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David Larson, a professor of labor and employment law at Hamline University in St. Paul, who studied the Chicago strike, said he believes St. Paul’s union is right to think more broadly about how to serve its members and to move beyond compensation concerns to issues such as class size. But then, in doing so, the union, as the district has argued, is straying into policy areas — matters of management prerogative that potentially create a power struggle, he said.
Twenty-five years ago, George Latimer and Dan Bostrom, then just weeks from leaving office as mayor and school board chairman, respectively, played important roles in helping avert a walkout by teachers — virtually at the last minute.
A strike is a heavy affair, Bostrom said, and as the deadline approached, he leaned on the advice of a former superintendent who once told him, “Danny, you have to be sure this is the hill you want to die on.” In the end, Bostrom decided he wasn’t about to walk out of office with a district on strike.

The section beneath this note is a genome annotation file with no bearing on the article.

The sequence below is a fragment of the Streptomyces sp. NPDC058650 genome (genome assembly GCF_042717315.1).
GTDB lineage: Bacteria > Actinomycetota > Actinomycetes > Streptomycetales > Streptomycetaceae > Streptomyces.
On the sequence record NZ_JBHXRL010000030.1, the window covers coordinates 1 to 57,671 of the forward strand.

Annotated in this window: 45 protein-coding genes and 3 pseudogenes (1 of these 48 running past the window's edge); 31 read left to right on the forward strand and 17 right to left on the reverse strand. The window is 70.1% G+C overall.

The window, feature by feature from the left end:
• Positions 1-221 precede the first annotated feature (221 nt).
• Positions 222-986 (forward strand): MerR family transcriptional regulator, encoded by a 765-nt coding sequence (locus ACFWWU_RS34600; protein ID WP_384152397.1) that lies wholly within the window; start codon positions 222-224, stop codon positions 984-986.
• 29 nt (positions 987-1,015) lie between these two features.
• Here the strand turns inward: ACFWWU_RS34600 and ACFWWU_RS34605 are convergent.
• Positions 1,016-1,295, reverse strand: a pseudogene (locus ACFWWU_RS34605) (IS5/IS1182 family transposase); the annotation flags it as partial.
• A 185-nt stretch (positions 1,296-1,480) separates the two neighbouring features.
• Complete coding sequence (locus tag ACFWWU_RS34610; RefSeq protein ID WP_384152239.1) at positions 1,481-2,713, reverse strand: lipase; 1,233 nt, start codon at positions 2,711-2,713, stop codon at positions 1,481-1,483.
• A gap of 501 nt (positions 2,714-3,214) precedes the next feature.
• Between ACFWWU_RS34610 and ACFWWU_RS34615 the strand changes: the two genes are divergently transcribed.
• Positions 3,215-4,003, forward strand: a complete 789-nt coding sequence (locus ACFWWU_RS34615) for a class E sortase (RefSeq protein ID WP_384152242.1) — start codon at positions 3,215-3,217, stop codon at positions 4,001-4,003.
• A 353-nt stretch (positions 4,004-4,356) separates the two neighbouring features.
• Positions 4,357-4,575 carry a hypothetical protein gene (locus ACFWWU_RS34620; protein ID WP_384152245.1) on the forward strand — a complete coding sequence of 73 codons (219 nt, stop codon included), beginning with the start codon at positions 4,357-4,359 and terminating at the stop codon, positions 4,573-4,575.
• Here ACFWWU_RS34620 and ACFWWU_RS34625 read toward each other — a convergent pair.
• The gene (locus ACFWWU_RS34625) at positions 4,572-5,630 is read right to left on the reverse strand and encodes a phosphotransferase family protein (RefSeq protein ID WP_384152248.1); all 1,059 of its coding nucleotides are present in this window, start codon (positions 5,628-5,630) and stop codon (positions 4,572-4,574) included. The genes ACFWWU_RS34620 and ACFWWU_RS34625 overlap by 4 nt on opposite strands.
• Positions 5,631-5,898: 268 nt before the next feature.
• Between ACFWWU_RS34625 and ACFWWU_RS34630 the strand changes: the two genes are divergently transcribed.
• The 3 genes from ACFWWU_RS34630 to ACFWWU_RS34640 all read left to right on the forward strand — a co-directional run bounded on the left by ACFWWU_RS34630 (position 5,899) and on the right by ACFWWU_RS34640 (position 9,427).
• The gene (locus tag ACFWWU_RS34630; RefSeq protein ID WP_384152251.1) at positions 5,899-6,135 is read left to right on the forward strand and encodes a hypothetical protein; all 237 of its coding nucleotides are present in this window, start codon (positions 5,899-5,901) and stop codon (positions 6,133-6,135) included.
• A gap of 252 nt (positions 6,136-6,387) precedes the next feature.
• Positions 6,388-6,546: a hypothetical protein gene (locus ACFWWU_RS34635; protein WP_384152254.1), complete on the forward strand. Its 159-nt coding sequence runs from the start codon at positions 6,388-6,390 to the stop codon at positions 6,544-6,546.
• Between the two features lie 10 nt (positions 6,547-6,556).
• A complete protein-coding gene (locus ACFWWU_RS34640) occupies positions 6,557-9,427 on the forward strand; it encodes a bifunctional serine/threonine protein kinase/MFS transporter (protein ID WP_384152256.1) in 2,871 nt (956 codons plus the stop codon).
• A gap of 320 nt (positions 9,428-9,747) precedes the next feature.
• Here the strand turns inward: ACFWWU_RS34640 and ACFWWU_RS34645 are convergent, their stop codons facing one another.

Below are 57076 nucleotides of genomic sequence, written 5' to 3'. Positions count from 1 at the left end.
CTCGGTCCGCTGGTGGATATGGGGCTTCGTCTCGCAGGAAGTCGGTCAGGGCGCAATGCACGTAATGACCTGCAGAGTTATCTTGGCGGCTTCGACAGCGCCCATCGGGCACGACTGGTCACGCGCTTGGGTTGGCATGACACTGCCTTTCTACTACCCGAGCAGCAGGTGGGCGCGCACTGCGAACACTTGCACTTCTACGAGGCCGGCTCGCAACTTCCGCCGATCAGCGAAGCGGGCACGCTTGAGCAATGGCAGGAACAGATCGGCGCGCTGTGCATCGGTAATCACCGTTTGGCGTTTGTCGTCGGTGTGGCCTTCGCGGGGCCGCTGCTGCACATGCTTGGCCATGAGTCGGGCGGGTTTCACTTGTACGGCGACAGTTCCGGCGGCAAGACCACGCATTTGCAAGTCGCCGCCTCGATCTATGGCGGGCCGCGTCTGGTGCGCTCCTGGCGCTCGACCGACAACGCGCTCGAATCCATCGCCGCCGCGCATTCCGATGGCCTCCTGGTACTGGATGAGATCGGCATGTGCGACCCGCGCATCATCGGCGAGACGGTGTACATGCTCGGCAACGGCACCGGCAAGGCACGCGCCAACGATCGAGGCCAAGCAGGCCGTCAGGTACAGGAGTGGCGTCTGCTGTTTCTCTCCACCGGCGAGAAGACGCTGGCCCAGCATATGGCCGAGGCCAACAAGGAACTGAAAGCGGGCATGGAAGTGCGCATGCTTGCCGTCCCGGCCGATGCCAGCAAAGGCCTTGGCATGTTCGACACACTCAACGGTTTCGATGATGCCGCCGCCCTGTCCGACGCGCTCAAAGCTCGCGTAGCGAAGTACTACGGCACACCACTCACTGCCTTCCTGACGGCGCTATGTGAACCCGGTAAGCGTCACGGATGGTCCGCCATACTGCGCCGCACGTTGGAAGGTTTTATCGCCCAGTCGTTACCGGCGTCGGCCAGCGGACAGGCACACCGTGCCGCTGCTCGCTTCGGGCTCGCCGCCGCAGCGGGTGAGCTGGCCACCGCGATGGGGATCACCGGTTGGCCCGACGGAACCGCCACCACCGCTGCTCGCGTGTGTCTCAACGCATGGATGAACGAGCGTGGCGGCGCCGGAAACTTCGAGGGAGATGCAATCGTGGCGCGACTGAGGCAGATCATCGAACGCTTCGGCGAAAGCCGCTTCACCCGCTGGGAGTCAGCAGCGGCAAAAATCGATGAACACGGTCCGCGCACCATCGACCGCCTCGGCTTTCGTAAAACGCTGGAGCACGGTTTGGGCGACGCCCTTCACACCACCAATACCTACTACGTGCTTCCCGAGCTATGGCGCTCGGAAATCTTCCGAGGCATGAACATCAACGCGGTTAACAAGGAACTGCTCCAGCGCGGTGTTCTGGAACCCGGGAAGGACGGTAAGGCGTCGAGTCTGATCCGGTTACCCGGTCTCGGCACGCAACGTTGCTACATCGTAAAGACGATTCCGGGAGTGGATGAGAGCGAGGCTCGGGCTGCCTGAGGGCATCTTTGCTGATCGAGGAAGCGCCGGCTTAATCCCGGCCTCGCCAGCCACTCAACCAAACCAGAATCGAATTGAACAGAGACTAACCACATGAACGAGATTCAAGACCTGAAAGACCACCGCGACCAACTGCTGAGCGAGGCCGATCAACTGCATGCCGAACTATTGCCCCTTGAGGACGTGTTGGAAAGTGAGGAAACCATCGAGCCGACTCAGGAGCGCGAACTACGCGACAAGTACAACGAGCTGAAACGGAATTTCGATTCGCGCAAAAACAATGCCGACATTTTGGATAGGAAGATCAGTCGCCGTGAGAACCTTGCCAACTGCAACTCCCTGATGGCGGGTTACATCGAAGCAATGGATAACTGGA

Latimer said last week that it was too early for alarm. Neither side could be blamed for the differences, he said. In fact, he was struck by how much they agree.
But the public certainly should be concerned, he said. Latimer, too, has a granddaughter scheduled to graduate, and he doesn’t want to see her ceremony delayed.
Chicago’s schools, he said, were in crisis, struggling with more than just the achievement gap and graduation rates. Things are different here. Things are, Latimer said, better here.
“There are just a lot of good things happening in St. Paul schools,” he said.
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